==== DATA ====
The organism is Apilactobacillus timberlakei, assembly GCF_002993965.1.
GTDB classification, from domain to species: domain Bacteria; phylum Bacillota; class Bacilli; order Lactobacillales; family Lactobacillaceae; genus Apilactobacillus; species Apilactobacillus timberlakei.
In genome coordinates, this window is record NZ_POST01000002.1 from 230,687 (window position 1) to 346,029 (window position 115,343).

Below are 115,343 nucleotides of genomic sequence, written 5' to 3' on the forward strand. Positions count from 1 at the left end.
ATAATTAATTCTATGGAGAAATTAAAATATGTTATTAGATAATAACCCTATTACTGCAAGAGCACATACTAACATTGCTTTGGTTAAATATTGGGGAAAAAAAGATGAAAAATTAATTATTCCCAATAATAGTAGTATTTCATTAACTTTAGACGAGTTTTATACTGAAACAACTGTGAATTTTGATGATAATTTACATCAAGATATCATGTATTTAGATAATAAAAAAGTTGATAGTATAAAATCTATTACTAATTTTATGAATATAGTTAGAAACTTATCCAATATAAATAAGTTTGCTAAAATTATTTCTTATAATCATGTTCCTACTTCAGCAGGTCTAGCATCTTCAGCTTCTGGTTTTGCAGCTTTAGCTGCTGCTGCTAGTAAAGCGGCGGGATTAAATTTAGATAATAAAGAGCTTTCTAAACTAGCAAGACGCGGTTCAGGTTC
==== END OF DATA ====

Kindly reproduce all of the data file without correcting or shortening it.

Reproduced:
The organism is Apilactobacillus timberlakei, assembly GCF_002993965.1.
GTDB classification, from domain to species: domain Bacteria; phylum Bacillota; class Bacilli; order Lactobacillales; family Lactobacillaceae; genus Apilactobacillus; species Apilactobacillus timberlakei.
In genome coordinates, this window is record NZ_POST01000002.1 from 230,687 (window position 1) to 346,029 (window position 115,343).

Below are 115,343 nucleotides of genomic sequence, written 5' to 3' on the forward strand. Positions count from 1 at the left end.
ATAATTAATTCTATGGAGAAATTAAAATATGTTATTAGATAATAACCCTATTACTGCAAGAGCACATACTAACATTGCTTTGGTTAAATATTGGGGAAAAAAAGATGAAAAATTAATTATTCCCAATAATAGTAGTATTTCATTAACTTTAGACGAGTTTTATACTGAAACAACTGTGAATTTTGATGATAATTTACATCAAGATATCATGTATTTAGATAATAAAAAAGTTGATAGTATAAAATCTATTACTAATTTTATGAATATAGTTAGAAACTTATCCAATATAAATAAGTTTGCTAAAATTATTTCTTATAATCATGTTCCTACTTCAGCAGGTCTAGCATCTTCAGCTTCTGGTTTTGCAGCTTTAGCTGCTGCTGCTAGTAAAGCGGCGGGATTAAATTTAGATAATAAAGAGCTTTCTAAACTAGCAAGACGCGGTTCAGGTTC